June 14, 1997 – Rock Festival, at Karlshamm, Sweden. Ten Years After once again headline the event, which also features: “Mick Taylor” – “Molly Hatchet” – “Simon Bolivar” and others on the same bill. About six thousand people were in attendance, in order to hear their favourite bands.


June 28, 1997 – Helsinki, Finland. Ten Years After perform in front of ten thousand music fans, who got to see and hear the band play live, many for the very first time. It’s reported to be their “best ever” concert, this by the bands own tour manager John Hembrow.

The overly enthusiastic audience, gave them the longest standing ovation ever seen at that venue.

August 15, 1997 – Claremont, France – all reports and concert reviews were  positive.







The British rock press never quite forgave Alvin Lee for his guitar pyrotechnics in the Woodstock movie, although any solo that inspired awe and even a little envy in Jimi Hendrix was good enough for me. Both with and without Ten Years After, Lee has been cutting blues and rock albums for three decades, but his media profile in this country isn’t so much minimal as missing.

In Europe and South America, though, Lee is respected as one of British rock’s finest ambassadors from the 1960’s and rated alongside the likes of Eric Clapton, Jeff Beck and Peter Green as a guitar hero par excellence. “Stonedhenge” the bands third album from 1969, was their real commercial breakthrough, besides debuting a Ten Years After standard in “Hear Me Calling”. Produced by Mike Vernon, it accentuated their blues roots but left plenty of space for Lee’s eye-blurring fretwork.

“Ssssssh” may have featured a cover photograph by Graham Nash, but there was no sign of three part harmonies or odes to large sea mammals. Instead, Ten Years After kept up the diet of blues, slow in “I Woke Up This Morning” to the fast blues of “The Stomp”. But “Bad Scene” opened the album with a metallic rush that suggested another horizon for the band to conquer in the decade to come.

The “A Space In Time”, album number seven in the Ten Years After catalogue, released in 1971, certainly marked a change in direction, but not the way people might have expected.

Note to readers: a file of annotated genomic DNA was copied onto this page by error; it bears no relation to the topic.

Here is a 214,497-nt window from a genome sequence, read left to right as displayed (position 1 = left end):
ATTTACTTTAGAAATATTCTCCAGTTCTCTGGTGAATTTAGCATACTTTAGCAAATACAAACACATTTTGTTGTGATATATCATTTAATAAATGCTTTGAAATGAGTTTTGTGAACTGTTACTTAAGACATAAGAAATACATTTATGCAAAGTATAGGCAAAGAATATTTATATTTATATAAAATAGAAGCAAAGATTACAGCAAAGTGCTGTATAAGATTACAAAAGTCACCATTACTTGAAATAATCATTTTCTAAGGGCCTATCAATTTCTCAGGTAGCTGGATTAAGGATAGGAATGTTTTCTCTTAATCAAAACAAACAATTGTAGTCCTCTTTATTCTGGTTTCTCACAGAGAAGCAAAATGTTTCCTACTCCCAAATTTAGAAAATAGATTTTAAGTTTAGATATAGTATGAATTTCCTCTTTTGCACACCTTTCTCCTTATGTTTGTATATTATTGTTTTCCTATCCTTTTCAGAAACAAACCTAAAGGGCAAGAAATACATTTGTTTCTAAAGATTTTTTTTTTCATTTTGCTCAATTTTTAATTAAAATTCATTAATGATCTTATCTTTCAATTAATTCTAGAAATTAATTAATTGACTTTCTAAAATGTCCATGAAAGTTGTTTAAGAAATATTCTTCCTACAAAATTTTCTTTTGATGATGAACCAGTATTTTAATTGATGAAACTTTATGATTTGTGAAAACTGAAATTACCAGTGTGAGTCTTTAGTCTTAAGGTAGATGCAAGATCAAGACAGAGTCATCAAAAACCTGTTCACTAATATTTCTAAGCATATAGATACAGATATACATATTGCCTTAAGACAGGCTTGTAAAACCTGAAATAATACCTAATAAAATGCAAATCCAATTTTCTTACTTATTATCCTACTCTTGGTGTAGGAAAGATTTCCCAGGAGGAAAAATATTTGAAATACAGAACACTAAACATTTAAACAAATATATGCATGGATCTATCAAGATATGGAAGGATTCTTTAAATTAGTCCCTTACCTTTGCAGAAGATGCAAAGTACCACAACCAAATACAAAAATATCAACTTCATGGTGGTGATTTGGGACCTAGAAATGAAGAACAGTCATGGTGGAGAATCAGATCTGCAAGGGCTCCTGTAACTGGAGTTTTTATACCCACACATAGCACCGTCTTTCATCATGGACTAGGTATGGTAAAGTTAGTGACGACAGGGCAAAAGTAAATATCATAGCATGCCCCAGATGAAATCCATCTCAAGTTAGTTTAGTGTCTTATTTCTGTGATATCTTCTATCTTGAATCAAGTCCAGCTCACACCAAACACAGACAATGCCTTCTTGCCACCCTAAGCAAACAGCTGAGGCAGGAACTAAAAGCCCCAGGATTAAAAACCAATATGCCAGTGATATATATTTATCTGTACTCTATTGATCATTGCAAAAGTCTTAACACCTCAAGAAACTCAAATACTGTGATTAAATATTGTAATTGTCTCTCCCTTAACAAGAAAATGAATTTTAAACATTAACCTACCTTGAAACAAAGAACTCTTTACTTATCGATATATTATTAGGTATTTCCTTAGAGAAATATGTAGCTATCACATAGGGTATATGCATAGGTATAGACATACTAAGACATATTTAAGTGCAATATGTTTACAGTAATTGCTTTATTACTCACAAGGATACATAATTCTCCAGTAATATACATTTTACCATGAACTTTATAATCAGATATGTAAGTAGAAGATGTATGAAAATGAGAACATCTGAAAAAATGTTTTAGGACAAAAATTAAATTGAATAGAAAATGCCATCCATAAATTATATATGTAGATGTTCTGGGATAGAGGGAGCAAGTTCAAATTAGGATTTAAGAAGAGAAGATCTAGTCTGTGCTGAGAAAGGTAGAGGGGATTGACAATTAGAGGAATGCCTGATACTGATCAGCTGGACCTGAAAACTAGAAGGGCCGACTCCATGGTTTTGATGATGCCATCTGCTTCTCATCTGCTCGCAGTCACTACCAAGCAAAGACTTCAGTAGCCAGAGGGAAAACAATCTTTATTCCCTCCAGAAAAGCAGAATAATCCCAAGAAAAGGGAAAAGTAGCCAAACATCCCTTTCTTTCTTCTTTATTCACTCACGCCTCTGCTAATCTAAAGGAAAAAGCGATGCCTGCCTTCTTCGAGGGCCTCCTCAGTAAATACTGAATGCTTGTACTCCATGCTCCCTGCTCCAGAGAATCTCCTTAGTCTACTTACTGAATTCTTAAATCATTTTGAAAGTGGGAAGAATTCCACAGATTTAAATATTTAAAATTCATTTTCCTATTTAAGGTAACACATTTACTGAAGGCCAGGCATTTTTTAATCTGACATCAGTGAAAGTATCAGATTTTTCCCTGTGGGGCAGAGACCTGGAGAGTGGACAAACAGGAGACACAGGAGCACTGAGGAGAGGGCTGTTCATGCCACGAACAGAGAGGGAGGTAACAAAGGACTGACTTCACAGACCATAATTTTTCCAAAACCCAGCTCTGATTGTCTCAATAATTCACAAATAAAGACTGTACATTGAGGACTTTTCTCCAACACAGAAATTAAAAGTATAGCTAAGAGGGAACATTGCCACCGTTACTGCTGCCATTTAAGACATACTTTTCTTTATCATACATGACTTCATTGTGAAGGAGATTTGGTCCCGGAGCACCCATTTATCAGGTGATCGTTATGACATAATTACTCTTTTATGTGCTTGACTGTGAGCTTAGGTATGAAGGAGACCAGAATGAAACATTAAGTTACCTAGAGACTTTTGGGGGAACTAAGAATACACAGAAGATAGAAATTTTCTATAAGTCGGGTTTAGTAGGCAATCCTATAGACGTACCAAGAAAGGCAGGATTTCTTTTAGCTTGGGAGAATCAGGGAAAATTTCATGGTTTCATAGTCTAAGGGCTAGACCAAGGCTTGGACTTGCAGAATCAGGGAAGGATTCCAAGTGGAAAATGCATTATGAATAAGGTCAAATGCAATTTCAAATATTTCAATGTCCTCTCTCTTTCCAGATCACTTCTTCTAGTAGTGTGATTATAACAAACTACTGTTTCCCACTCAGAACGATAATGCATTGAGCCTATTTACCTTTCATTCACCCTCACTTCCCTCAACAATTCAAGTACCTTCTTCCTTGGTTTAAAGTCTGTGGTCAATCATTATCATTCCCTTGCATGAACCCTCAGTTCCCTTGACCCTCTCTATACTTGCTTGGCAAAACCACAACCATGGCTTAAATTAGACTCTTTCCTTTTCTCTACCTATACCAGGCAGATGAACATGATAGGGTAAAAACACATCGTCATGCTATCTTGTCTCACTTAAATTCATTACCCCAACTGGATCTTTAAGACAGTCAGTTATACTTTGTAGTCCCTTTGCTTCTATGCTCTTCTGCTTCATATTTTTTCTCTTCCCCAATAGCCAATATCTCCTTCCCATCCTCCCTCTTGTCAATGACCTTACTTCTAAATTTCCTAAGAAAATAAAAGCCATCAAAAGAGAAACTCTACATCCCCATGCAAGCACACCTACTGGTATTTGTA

With Del Newman’s strings on “Over The Hill” and some wary experiments with a Moog Synthesiser. Ten Years After baffled some of their British fans, but helped by their constant touring schedule, it became their biggest-ever seller in the States.

The touring eventually took its toll, with the effect that “Rock & Roll Music To The World” became their final erratic, studio album – at least until 1989. Thereafter, Alvin Lee set out on a long, rambling solo career, that has veered between some degree of success and complete commercial indifference and back again.

The three Viceroy albums, imported from the States by Pinnacle, date from the last decade.

“Detroit Diesel” won more attention for it’s George Harrison guest appearance than anything else, thought it did also reunite Lee with Ten Years After veteran Leo Lyons. More tracks from the Harrison collaboration belatedly appeared on Lee’s 1994’s  release “I Hear You Rockin´” which ended with a faithful rendition of the Beatles – “I Want You” (She’s so heavy) – not with George, of course, but “Live In Vienna” is the best hint of where Alvin is today – still playing “Hear Me Calling”, “Love Like A Man”, “Good Morning Little Schoolgirl” and, of course the obligatory  “Going Home”.     


Article by PD - 1997




Ssssh. Review - May 1997, Jukebox Magazine No. 116, France